PPK: More luck than judgment

PPK: More luck than judgment

After some 11 hours of congressional debate, apologies to the nation and a hastily mounted legal defence, Peru 79-year-old leader Pedro Pablo Kuczynski won a reprieve after it looked near certain he would be pushed out of office after just 16 months for undeclared business ties to the scandal-riddled Brazilian builder Odebrecht.


Faced with a seemingly insurmountable number of congressional votes against him from the majority opposition party Fuerza Popular (71), the hard-left Frente Amplio (10) as well as lawmakers in smaller parties, Kuczynski’s salvation came from where it was least expected. From within the party which wanted his head from the start.


Fuerza Popular has its roots in the 1990s populist and authoritarian government of Alberto Fujimori who is in jail for authorising death squad killings, corruption and vote-rigging. His daughter Keiko is the party’s leader who narrowly lost the last two presidential elections in the second round (2011,2016).


It was her younger brother Kenji who broke ranks leading a group of nine lawmakers from Fuerza Popular in abstaining from parliamentary vote. Kuczynski , popularly known as PPK, survived impeachment by just eight votes, so those abstentions were absolutely crucial. For Kenji it was a break with the party line and points to a widely-rumoured sibling rivalry with his elder sister Keiko, who tightly controls the group.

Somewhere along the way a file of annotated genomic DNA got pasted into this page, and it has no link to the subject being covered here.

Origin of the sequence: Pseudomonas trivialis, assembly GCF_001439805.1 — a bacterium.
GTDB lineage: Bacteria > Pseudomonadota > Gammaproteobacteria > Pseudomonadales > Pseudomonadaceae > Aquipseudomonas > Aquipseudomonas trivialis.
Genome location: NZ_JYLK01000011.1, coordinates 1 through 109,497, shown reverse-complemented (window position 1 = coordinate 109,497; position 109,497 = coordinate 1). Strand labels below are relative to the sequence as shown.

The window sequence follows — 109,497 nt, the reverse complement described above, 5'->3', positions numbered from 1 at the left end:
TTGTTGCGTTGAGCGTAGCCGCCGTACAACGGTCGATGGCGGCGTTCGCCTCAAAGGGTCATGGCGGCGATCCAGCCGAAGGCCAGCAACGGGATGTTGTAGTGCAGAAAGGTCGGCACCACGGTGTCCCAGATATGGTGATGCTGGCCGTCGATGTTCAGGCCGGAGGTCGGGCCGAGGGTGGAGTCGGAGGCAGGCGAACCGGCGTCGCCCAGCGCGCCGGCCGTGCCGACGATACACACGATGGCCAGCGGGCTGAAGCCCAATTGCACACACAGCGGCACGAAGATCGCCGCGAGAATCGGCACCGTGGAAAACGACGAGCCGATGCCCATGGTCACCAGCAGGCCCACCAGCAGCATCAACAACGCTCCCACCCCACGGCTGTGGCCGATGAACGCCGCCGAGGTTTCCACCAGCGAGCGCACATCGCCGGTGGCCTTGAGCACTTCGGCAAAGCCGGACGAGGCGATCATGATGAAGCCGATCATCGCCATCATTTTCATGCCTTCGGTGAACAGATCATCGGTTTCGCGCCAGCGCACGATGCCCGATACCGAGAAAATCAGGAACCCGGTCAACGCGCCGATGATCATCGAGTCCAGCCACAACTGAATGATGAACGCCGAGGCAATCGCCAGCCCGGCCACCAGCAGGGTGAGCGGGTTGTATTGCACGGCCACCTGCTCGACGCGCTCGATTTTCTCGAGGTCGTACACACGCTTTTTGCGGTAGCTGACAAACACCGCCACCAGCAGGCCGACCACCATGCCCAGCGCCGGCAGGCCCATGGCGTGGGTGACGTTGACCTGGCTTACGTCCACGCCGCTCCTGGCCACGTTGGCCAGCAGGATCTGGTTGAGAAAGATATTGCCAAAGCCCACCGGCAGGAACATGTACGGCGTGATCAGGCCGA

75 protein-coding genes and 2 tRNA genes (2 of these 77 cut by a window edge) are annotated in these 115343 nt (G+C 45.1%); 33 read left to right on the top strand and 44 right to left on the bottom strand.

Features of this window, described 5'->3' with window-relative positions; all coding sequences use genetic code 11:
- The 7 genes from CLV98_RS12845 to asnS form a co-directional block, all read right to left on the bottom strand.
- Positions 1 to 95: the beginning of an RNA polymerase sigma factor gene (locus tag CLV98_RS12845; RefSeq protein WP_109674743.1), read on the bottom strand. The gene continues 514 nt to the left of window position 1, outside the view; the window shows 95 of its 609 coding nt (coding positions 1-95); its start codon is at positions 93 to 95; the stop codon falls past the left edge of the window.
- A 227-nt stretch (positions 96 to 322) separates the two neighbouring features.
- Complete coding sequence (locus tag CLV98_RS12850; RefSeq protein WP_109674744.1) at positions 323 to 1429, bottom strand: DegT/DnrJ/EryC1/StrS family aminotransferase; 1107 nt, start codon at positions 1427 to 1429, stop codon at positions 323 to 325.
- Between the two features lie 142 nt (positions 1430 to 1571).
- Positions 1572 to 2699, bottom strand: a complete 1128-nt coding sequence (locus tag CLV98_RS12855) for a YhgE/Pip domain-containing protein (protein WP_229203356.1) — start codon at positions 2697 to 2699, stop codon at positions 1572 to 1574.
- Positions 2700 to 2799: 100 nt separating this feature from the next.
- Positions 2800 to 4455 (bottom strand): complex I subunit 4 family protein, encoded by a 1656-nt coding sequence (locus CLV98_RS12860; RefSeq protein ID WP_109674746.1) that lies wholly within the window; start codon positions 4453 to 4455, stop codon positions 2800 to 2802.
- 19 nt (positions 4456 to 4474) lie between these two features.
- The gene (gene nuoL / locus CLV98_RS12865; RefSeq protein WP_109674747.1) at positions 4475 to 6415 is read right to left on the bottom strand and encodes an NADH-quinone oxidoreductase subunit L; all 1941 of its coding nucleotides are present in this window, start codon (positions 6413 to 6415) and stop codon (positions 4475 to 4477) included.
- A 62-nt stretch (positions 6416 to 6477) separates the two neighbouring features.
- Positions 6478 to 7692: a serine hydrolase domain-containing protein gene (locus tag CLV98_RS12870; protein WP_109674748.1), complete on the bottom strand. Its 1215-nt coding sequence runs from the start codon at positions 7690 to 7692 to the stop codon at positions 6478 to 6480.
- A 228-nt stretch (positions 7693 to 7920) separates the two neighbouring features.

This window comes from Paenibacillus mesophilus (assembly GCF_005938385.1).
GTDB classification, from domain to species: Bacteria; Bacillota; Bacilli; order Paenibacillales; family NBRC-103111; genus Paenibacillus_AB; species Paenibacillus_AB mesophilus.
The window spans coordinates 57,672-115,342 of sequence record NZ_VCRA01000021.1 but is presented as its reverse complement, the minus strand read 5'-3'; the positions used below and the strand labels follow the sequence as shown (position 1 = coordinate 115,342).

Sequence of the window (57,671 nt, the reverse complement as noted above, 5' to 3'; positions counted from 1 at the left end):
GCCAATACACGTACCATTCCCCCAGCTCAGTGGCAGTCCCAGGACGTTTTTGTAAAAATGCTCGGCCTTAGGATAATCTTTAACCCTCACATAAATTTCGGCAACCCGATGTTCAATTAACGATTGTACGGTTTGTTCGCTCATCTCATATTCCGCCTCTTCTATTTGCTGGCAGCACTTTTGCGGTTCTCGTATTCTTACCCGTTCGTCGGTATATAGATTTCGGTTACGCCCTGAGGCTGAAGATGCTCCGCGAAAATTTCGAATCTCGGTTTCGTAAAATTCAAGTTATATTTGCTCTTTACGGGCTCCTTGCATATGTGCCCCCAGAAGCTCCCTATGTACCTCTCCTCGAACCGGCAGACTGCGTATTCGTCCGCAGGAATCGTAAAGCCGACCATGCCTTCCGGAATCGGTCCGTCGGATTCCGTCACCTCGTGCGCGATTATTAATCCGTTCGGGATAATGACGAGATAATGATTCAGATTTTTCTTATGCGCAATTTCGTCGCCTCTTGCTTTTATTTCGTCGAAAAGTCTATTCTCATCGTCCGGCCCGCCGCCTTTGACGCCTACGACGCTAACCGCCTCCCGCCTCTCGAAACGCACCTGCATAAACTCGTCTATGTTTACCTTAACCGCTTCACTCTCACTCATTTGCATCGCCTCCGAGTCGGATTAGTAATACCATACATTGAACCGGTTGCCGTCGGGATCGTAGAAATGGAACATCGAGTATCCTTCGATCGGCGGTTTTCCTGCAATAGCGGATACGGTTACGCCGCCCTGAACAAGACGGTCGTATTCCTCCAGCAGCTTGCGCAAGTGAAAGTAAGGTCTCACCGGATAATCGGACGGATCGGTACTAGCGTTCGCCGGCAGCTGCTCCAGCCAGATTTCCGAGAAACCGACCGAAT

Peru’s congress was to push through a hasty coup, and revert the country to its authoritarian past. The party is led by Keiko Fujimori, the daughter of the former president Alberto Fujimori (1990-2000) who is in jail for authorising death squad killings, corruption and vote-rigging.


Even Kuczynski himself admits he is not a great communicator. The Oxford and Princeton-educated leader is widely regarded as one of the world’s technocratic elite but he’s not a natural politician.


He must avoid the “clumsy mistakes and distance himself from his business past” if he is to see out his term, says Eduardo Dargent, a political scientist at Lima’s Catholic University.


“He’ll need more political intelligence to combat the low blows from the opposition,” Dargent adds.


Most of Peru’s major political figures of the last 20 years are being probed or already face charges linked to unfolding bribery scandal around the Brazilian construction giant Odebrecht. For some it is a dangerous time to be politics.



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